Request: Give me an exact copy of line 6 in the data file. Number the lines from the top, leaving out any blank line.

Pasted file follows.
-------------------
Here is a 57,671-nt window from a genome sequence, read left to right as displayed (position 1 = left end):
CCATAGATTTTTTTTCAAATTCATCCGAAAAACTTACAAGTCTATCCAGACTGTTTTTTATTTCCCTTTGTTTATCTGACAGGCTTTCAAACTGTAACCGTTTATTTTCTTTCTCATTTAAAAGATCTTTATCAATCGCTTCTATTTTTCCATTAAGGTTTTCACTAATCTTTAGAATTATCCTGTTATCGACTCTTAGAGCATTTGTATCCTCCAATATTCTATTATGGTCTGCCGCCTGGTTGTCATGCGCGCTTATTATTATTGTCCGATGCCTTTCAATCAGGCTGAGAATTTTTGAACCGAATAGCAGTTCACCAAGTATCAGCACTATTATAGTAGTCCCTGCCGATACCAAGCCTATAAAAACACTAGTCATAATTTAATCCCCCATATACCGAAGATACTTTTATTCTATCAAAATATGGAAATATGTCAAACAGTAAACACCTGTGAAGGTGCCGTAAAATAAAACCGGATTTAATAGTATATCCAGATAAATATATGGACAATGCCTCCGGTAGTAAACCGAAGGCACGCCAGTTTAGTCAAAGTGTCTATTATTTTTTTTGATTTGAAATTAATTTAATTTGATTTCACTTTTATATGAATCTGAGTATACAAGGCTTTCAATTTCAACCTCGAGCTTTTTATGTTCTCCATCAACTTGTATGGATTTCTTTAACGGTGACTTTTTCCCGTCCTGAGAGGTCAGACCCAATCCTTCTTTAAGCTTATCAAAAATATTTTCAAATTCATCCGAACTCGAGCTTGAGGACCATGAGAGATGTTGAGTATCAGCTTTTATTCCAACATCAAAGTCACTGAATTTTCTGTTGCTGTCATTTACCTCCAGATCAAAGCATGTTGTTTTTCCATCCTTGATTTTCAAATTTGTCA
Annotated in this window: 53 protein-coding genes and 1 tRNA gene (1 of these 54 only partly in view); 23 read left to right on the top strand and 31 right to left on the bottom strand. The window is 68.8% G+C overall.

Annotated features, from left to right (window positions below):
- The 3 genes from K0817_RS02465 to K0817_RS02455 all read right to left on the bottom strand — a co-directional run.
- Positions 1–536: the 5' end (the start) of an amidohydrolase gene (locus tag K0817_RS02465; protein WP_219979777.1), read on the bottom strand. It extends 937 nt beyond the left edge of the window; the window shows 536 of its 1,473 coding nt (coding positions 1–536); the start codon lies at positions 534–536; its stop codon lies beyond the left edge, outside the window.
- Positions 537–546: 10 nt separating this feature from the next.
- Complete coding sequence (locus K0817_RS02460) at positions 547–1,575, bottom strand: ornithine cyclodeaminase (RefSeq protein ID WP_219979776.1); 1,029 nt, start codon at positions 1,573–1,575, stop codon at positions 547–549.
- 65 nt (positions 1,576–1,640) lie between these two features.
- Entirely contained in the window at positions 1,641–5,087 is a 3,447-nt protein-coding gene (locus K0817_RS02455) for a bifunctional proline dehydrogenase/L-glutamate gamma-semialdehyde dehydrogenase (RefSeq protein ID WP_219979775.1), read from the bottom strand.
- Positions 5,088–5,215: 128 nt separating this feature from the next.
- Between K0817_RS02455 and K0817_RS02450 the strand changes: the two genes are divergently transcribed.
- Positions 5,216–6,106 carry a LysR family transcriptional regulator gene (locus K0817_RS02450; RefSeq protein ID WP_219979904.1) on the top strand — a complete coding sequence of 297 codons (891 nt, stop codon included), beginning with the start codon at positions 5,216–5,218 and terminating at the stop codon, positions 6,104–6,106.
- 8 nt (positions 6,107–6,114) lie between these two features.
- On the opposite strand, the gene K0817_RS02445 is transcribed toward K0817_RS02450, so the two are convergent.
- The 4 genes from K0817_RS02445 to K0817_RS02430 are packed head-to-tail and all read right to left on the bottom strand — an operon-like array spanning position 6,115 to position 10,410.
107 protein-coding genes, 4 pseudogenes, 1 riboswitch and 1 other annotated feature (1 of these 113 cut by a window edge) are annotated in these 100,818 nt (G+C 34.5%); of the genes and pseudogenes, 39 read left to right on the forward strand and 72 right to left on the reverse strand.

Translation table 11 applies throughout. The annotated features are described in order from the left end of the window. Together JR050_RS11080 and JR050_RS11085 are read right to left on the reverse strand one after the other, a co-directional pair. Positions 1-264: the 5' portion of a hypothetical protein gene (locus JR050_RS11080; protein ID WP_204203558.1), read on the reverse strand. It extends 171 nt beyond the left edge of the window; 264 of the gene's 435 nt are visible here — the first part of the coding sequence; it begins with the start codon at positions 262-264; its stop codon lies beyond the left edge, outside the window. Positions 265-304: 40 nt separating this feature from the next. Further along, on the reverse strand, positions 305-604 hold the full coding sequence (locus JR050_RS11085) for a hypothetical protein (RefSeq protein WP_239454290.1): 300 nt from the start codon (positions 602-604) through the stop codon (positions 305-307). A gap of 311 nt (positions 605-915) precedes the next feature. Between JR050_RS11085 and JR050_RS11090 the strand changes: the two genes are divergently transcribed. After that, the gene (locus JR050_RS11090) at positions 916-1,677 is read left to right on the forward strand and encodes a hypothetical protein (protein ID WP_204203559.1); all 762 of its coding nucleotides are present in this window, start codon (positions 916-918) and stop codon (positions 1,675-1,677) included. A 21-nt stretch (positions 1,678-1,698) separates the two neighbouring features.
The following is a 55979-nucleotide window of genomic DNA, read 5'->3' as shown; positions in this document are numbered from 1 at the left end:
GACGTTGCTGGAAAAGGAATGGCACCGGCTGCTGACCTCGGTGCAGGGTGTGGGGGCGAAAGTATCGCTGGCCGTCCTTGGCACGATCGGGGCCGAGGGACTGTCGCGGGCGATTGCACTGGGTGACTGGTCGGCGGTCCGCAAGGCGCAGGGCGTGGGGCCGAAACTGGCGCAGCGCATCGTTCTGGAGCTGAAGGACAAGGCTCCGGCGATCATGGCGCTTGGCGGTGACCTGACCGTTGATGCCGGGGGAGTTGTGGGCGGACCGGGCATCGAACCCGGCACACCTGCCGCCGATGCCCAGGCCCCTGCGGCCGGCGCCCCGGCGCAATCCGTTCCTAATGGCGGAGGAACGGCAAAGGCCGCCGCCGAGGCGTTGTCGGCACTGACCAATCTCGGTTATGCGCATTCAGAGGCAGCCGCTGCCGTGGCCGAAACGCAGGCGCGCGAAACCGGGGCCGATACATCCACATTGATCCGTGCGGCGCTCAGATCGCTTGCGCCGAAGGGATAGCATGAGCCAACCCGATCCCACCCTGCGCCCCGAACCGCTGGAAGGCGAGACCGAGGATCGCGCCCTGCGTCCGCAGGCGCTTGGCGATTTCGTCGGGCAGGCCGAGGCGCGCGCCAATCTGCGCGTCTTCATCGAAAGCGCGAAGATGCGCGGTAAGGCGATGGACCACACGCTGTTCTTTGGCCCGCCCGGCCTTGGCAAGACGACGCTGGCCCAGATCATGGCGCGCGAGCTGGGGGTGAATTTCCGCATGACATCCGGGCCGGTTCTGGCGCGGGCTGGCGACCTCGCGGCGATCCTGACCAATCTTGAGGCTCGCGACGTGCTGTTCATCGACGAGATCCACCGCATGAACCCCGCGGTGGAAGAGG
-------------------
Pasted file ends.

- Positions 1–536: the 5' end (the start) of an amidohydrolase gene (locus tag K0817_RS02465; protein WP_219979777.1), read on the bottom strand. It extends 937 nt beyond the left edge of the window; the window shows 536 of its 1,473 coding nt (coding positions 1–536); the start codon lies at positions 534–536; its stop codon lies beyond the left edge, outside the window.